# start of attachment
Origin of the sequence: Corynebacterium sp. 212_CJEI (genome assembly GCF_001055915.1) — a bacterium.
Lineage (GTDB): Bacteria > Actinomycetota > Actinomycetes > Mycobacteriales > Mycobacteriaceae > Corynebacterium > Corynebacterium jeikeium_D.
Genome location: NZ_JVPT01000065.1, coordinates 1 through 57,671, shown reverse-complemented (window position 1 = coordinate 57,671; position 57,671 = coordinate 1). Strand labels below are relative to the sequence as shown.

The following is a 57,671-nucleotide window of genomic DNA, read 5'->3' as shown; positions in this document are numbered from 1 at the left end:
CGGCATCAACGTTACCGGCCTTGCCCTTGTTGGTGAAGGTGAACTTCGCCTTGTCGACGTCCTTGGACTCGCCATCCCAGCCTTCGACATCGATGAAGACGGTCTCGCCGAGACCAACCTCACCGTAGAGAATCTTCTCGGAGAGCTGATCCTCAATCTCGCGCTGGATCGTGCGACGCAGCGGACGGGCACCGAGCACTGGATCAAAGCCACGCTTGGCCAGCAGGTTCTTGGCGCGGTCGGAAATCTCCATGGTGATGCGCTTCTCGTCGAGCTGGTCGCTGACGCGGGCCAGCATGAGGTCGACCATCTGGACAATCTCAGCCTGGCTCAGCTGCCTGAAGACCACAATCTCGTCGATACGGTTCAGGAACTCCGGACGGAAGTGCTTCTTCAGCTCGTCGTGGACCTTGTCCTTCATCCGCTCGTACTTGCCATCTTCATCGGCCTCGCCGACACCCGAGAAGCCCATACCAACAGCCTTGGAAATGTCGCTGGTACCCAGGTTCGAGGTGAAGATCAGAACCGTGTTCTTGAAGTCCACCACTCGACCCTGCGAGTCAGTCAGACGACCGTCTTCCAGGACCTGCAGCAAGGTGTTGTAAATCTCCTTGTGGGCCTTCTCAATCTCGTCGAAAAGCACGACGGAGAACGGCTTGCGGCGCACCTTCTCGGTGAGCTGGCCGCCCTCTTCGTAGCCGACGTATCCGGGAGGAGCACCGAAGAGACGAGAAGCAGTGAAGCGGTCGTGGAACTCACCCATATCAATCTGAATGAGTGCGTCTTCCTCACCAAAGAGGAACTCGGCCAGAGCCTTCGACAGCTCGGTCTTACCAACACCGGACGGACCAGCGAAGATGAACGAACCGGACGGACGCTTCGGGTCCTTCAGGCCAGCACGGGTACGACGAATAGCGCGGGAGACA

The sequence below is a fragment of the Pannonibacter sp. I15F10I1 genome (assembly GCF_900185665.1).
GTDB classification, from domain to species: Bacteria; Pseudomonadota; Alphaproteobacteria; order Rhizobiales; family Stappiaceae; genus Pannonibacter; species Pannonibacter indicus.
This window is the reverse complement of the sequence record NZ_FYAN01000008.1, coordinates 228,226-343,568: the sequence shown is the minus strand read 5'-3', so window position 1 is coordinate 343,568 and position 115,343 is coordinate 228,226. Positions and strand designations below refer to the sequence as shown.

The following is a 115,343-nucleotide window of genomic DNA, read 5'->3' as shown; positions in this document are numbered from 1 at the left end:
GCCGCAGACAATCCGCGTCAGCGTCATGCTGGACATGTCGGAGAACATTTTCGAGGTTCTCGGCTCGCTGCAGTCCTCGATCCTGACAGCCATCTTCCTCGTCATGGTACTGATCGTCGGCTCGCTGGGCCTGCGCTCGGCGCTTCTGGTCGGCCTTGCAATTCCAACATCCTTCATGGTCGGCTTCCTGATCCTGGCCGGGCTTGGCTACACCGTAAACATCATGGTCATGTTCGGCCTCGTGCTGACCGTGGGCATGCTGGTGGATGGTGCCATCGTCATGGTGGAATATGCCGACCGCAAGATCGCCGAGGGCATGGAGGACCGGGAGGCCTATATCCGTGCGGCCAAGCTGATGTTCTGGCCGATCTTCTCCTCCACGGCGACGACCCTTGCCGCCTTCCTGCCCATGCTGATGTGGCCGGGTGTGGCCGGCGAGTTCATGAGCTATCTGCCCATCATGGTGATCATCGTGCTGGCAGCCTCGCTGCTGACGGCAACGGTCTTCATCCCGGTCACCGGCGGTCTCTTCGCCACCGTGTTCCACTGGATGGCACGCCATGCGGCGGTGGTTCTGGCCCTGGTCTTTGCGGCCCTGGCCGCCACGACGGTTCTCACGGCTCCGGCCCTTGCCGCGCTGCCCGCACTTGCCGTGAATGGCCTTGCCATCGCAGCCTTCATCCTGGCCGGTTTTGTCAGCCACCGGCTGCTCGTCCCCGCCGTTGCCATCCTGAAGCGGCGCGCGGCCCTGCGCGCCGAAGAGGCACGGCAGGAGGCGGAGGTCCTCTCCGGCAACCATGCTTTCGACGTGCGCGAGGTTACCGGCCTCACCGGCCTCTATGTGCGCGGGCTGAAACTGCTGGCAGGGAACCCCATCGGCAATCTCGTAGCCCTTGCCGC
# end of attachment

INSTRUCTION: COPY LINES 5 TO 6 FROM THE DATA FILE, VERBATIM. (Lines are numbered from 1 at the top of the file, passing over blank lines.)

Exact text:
CGGCATCAACGTTACCGGCCTTGCCCTTGTTGGTGAAGGTGAACTTCGCCTTGTCGACGTCCTTGGACTCGCCATCCCAGCCTTCGACATCGATGAAGACGGTCTCGCCGAGACCAACCTCACCGTAGAGAATCTTCTCGGAGAGCTGATCCTCAATCTCGCGCTGGATCGTGCGACGCAGCGGACGGGCACCGAGCACTGGATCAAAGCCACGCTTGGCCAGCAGGTTCTTGGCGCGGTCGGAAATCTCCATGGTGATGCGCTTCTCGTCGAGCTGGTCGCTGACGCGGGCCAGCATGAGGTCGACCATCTGGACAATCTCAGCCTGGCTCAGCTGCCTGAAGACCACAATCTCGTCGATACGGTTCAGGAACTCCGGACGGAAGTGCTTCTTCAGCTCGTCGTGGACCTTGTCCTTCATCCGCTCGTACTTGCCATCTTCATCGGCCTCGCCGACACCCGAGAAGCCCATACCAACAGCCTTGGAAATGTCGCTGGTACCCAGGTTCGAGGTGAAGATCAGAACCGTGTTCTTGAAGTCCACCACTCGACCCTGCGAGTCAGTCAGACGACCGTCTTCCAGGACCTGCAGCAAGGTGTTGTAAATCTCCTTGTGGGCCTTCTCAATCTCGTCGAAAAGCACGACGGAGAACGGCTTGCGGCGCACCTTCTCGGTGAGCTGGCCGCCCTCTTCGTAGCCGACGTATCCGGGAGGAGCACCGAAGAGACGAGAAGCAGTGAAGCGGTCGTGGAACTCACCCATATCAATCTGAATGAGTGCGTCTTCCTCACCAAAGAGGAACTCGGCCAGAGCCTTCGACAGCTCGGTCTTACCAACACCGGACGGACCAGCGAAGATGAACGAACCGGACGGACGCTTCGGGTCCTTCAGGCCAGCACGGGTACGACGAATAGCGCGGGAGACA

The sequence below is a fragment of the Pannonibacter sp. I15F10I1 genome (assembly GCF_900185665.1).